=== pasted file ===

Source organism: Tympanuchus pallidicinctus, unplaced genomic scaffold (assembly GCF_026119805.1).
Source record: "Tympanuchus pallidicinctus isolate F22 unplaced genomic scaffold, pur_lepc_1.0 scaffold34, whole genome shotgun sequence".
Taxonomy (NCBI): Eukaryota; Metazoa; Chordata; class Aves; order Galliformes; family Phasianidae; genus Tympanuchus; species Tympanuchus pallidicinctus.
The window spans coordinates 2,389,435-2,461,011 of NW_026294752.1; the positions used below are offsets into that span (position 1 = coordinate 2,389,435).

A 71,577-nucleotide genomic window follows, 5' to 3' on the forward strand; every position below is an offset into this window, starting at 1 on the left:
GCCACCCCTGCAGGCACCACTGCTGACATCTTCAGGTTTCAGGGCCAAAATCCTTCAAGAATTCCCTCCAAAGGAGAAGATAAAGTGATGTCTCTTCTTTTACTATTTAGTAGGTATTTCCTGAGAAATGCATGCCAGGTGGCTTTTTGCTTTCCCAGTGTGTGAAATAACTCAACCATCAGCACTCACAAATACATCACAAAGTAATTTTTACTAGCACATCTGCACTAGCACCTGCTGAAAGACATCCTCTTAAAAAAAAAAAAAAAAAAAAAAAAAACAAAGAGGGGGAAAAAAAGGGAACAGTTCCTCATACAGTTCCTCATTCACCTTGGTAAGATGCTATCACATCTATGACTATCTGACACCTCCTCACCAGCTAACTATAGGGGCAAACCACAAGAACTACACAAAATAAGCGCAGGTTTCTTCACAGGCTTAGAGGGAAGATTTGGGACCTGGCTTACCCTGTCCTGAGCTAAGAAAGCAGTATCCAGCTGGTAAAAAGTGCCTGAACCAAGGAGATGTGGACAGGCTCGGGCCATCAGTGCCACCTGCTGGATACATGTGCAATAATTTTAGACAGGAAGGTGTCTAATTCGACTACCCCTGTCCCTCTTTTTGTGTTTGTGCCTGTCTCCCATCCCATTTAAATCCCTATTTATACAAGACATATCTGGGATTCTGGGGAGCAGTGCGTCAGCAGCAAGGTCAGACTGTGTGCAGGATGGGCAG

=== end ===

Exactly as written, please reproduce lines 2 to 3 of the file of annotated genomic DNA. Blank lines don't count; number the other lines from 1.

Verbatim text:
Source record: "Tympanuchus pallidicinctus isolate F22 unplaced genomic scaffold, pur_lepc_1.0 scaffold34, whole genome shotgun sequence".
Taxonomy (NCBI): Eukaryota; Metazoa; Chordata; class Aves; order Galliformes; family Phasianidae; genus Tympanuchus; species Tympanuchus pallidicinctus.